Sunday, May 4, 2008

Opera: Some Boring Thoughts

For those of you who felt that a blog post comparing hardcore/punk/indie shows to the opera was 1) inevitable, 2) sure to be boring, and 3) already sufficiently "previewed" in real-life conversation, feel free to tune out. You are probably dating me or hear enough of my opinions as it is. 

For the rest of you, this comparison is sure to be invigorating and off-the-wall. 

When one goes to the opera, one expects a great deal:
*a return on the outlay of money for tickets, in the form of world-class singing and staging
*good acoustics
*a bunch of old New Yorkers who will cough and rustle paper for the entire performance
*many guaranteed "highlights" interspersed among boring plot-advancement
*everything going off "without a hitch"
*established and world-renowned classics of the genre, confirmed by generations of fans 
*showmanship, performance, excellence
*socializing optional
*class anxiety

When one goes to a "show" in Brooklyn, one ought to be prepared for:

*milling about and preening by people not really there to see the band(s)
*many people only there to see one band: their friends' band
*sound difficulties, bad sound
*unprofessional performance, drunkenness
*sets that go on for too long
*unpleasant social interactions with people you didn't know still lived here
*bands whose raison d'etre seems to be free drinks/getting laid/being talked-about
*no one even pretends that the goal is to give a memorable evening of entertainment

Now, I have seen some great shows in my life: but many of those were bands from Japan (with a completely different idea of performance than ours), and many of the others irregular "DIY" shows in basements, laundry rooms, etc.--no one was there for the ambience. On the other end of the spectrum, nearly every stadium-rock concert I've seen has been great: Judas Priest, John Fogerty, etc. 

The problem, then, seems to be somewhere in the middle. A show so desperate to exist that it needs to take place in a laundry room, stands a fair chance of being good. A major concert with hundreds of staffers and million-dollar sounds, will probably be OK. It is almost a certainty that "some band" playing the Cakeshop, however, will suck hard. 

Here I hope the opera comparison is useful. No one goes to hear a Mozart opera and walks away without having heard some astonishing and catchy tunes. And yet it is common in the extreme that your friends' band will play a show where, granted, the instrumentation may be fine, you may "like" the music for what that is worth, but the "take away" is nothing. A week later, you have forgotten who played completely. Only the ubiquitousness and incessant hyping of bar and club shows could produce their current dominance. No opera could be staged without a good chance of success, without elaborate composition that would ensure periodic engagement. No such "screening process" is necessary for a band to play their shitty set-list, however.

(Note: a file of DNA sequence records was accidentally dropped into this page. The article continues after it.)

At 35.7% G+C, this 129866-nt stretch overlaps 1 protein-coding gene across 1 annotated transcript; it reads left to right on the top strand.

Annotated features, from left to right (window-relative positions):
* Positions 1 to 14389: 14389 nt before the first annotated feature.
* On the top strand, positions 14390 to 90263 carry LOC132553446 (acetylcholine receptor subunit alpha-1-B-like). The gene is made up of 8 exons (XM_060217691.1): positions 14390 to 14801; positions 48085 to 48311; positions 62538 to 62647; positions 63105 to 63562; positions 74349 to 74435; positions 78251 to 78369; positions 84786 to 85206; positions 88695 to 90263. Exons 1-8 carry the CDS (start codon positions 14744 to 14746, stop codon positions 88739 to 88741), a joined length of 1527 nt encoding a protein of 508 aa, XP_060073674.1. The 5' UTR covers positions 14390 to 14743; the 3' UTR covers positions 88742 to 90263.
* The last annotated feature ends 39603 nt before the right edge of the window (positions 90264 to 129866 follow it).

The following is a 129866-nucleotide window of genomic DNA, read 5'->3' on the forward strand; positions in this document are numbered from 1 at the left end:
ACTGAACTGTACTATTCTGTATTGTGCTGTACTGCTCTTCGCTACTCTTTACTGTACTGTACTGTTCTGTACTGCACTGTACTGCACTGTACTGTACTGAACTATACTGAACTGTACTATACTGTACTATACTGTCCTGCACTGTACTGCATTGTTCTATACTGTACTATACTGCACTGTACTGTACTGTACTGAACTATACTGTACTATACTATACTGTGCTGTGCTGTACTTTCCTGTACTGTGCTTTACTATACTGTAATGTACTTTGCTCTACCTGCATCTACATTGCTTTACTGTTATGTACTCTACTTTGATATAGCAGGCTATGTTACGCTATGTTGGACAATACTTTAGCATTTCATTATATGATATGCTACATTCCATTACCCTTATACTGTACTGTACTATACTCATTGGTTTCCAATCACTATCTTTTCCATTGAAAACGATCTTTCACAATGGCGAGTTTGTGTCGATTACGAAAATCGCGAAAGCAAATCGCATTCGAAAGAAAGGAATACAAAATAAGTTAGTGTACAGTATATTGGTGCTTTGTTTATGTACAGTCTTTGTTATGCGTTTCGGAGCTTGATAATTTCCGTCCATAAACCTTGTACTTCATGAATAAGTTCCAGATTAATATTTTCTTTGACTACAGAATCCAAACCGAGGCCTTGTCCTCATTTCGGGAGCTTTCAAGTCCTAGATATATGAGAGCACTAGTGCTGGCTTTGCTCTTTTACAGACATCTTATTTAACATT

I could go on, but you take my point. "Shows" are a waste of money. The music scene in (your town) is a cluster fuck. If only bands worth seeing played shows, there would be 1/30th the number of shows there are now. The question no artist seems to ask is, "Will anyone care that we wrote these songs, five months from now?" 

And to the reply that this is all an obvious point, I rejoin: is it? Then why is it that I am perpetually told that I "should come out" to X show; that it "will be fun," that Y band "is pretty good"? If I don't hear these phrases a single time this summer, then I will admit this point was obvious and unnecessary. Meanwhile, you will find me at home with my records or in line for rush orchestra seats.


Slobodan Burgher said...

Yeah, well precisely.

In a review of Killing Joke's last album, Hosannas from hell, which was an album full of esoteric meanings about life and the world and so on, I asked whether most people who buy the record would get it...or whether they bought the record for the exoterics, i.e. the loud pounding guitars and beats etc. I guess that is remotely relevant to what you say here...

Punk rock and other "subcultures" may attract strange people, but all the while there's people who are into "the scene" or the music (or whatever) for other reasons that is not necessarily related to purely antisocial needs.

Then of course there's the (almost) fact that musicians are not necessarily the best thinkers...ho ho ho.

Dan Gr said...

No opera could be staged without a good chance of success, without elaborate composition that would ensure periodic engagement.

This book would seem to refute that point. Funding was pieced together for Einstein on the Beach from multiple sources not expecting any return on the investment nor expecting a success by Opera standards. It was assumed that the engagement could never be periodic (or repeated, say, even once). The composition came together at the last moment and, while intricate, is performed by a small ensemble and not elaborate. The opera also ended 90,000 dollars in the hole. And the composer continued to drive a taxi. So well, I guess that is kinda punk.